FIG. 8 illustrates the processing of write commands at the secondary data storage system. Referring to FIG. 8, the method begins with the secondary host 1 waiting for a write or sync command from the primary host at step 50. Once received, the secondary host 1 determines the command type at step 52. If it is a write command, the secondary host 1 reads the data set ID at step 54 and checks if it is new at step 56. If it is new, the secondary host 1 checks for availability of a data structure at step 76. If no data structures are available, the secondary host 1 rejects the write command at step 78, discards the write command at step 80, and waits for the next command at step 50. If a new data structure is available at step 76, the secondary host 1 allocates the new data structure and stores the data set ID of the write command in the data structure at step 82. Regardless of whether the data set ID is new or not, the method goes to step 58 where the secondary host 1 reads the sequence number and at step 60 sets the identifier bitmap bit position from 0 to 1. At step 62, the secondary host 1 determines if the secondary data storage system is in write back cache mode.

If in write back cache mode, the secondary host 2 writes the block to the nonvolatile cache lines 280 (FIG. 7) of the secondary host 2 at step 64. At step 66, the secondary host 2 marks the block dirty in the nonvolatile cache lines 280 of the secondary host 1 to indicate the block can be destaged to the secondary target VLUN.

If not in write back cache mode, the secondary host 1 writes the block to the secondary target VLUN at step 68. At step 70, the secondary host 1 maintains the data structure to indicate the block is present in the data structure and where to find it. FIG. 4 shows that maintaining the data structure includes the steps of setting the bitmap and updating the log file to point to the location of the block in the secondary target VLUN. At step 72, the secondary host 1 manages the data sets as described in FIG. 9. At step 74, the secondary host 1 acknowledges the write to a primary host and returns to step 50 to wait for the next command.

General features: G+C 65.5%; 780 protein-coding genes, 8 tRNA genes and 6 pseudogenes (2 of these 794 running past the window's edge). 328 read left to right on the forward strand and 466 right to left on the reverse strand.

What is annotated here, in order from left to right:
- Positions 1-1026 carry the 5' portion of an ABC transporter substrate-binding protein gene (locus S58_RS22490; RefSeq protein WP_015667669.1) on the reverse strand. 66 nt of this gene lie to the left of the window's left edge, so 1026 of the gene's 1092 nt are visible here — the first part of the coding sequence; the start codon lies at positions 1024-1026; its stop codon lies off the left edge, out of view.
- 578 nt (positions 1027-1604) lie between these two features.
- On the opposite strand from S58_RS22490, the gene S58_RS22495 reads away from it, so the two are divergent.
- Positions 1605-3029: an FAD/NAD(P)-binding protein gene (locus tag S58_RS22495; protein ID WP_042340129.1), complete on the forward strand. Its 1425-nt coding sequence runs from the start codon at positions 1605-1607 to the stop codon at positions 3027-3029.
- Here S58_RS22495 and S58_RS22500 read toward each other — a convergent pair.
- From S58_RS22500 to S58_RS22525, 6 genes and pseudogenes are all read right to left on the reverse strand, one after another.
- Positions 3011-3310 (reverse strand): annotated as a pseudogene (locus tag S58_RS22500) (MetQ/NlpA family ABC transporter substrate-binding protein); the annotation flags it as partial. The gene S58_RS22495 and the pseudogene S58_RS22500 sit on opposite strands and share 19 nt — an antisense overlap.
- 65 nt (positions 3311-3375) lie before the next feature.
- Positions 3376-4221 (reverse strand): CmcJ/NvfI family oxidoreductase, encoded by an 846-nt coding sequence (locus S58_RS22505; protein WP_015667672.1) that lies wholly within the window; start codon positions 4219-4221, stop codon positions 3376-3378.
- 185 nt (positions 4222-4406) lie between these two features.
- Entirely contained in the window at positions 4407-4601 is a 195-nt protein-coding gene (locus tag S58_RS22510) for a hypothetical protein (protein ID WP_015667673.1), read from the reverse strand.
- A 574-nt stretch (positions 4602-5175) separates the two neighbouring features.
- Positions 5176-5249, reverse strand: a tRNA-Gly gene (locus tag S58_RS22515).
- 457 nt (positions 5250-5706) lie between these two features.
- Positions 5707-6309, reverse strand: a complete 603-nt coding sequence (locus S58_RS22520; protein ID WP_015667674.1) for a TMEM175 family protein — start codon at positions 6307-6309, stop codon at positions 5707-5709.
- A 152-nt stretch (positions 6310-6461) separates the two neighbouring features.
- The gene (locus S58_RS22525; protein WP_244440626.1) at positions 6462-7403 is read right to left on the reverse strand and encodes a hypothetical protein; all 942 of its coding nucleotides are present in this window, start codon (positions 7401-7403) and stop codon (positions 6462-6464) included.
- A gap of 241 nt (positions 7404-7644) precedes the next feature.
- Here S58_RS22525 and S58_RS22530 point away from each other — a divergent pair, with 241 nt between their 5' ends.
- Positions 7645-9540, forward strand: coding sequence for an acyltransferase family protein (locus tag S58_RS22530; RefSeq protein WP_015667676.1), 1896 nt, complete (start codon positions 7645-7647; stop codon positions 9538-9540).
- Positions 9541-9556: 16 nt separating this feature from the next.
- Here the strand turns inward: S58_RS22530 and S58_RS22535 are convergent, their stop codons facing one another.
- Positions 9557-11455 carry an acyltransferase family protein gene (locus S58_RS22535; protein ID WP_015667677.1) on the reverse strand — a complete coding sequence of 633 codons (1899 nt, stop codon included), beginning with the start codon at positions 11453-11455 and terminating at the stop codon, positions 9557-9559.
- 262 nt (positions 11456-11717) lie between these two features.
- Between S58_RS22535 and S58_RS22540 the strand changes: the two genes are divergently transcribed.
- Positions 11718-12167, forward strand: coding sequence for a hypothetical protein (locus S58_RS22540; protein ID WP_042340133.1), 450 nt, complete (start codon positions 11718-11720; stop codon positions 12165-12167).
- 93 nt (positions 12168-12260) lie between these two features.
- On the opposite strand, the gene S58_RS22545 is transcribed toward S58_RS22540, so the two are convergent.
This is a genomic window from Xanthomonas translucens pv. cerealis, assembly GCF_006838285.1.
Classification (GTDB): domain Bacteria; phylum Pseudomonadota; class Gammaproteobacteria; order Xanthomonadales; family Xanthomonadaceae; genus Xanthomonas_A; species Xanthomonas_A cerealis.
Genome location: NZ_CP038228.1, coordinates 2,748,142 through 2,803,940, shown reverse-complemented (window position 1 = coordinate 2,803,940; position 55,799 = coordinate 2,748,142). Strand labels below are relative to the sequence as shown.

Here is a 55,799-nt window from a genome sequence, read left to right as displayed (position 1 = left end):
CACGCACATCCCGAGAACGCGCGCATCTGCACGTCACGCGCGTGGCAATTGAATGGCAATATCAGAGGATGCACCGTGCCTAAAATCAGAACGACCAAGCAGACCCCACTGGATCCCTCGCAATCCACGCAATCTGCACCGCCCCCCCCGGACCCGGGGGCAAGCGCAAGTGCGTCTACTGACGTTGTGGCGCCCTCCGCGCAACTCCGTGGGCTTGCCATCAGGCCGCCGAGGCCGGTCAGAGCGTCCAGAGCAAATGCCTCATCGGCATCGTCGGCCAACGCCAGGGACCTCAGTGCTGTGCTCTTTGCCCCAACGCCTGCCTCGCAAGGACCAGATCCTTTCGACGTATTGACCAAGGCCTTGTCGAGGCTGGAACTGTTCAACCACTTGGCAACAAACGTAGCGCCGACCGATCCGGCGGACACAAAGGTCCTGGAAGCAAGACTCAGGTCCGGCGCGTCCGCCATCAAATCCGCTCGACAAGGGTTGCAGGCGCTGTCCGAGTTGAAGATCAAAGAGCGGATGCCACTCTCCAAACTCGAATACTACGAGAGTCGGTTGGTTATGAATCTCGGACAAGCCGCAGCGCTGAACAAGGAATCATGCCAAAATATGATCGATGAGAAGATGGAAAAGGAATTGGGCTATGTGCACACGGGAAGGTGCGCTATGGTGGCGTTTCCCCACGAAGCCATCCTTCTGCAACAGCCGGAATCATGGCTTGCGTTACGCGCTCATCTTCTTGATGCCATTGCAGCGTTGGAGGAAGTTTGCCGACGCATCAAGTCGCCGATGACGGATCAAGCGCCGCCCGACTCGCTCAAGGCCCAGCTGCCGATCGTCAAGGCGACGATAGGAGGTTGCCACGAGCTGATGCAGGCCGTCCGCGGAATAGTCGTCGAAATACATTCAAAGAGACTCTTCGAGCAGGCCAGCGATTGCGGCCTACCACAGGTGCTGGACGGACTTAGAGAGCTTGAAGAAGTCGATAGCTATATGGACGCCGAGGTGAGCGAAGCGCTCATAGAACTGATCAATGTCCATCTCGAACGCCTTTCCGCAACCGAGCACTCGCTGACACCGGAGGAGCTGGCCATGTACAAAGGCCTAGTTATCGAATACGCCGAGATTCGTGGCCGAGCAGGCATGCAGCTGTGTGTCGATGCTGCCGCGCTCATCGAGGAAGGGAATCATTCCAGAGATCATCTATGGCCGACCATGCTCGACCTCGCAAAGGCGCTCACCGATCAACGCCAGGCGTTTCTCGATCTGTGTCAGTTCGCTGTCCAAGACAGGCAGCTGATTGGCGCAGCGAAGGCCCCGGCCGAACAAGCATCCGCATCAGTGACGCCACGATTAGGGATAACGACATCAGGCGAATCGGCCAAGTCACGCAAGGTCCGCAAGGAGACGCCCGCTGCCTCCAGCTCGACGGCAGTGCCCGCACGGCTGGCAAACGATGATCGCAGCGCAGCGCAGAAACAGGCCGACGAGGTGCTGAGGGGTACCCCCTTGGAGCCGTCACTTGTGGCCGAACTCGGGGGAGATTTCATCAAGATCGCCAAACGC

FIG. 9 illustrates the managing of data sets at step 72 in FIG. 8 or FIG. 10. Referring to FIG. 9, at step 300 the secondary host 1 checks if the identifier bitmap indicates receipt of a complete data set. If the data set is incomplete, the method is done. If complete, at step 302 the secondary host 1 checks if all prior data sets are complete. If they are not all complete, the method is done. If the prior data sets are all complete, the secondary host 1 sets the complete flag=yes in the current data set at step 303 and writes the contents of the current data set to the secondary source VLUN(s) at step 304. At step 305, the secondary host 1 sets the complete flag=no and sets data set ID=null in the current data set. Next, the secondary host 1 resets and deallocates the current data structure at step 306. At step 308, the secondary host 1 checks if the next data set is complete, and if not, the method is done. If the next data set is complete, the secondary host 1 moves to the next data set at step 310 and repeats the method just described beginning at step 303.

FIG. 10 illustrates further processing of a sync command identified at step 52 (FIG. 8). At step 84, the secondary host 1 reads the data set ID of the sync command and checks if it is new at step 86. If it is new, the secondary host 1 checks for availability of a new data structure at step 98. If a data structure is not available, the secondary host 1 rejects the sync command at step 104, discards the sync command at step 106 and awaits the next command at step 50 (FIG. 8). If a new data structure is available at step 98, the secondary host 1 allocates the new data structure and stores the data set ID of the sync command in the data structure at step 102. Regardless of whether or not the data set ID is new, the secondary host 1 reads the sequence number of the sync command at step 85 and sets the corresponding identifier bitmap bit position from 0 to 1 at step 87. At step 72, the secondary host 1 manages the data sets as described above and shown in FIG. 9. At step 73, the secondary host 1 acknowledges to the primary host that the processing of the sync command is complete and returns to step 50 (FIG. 8) to wait for the next command.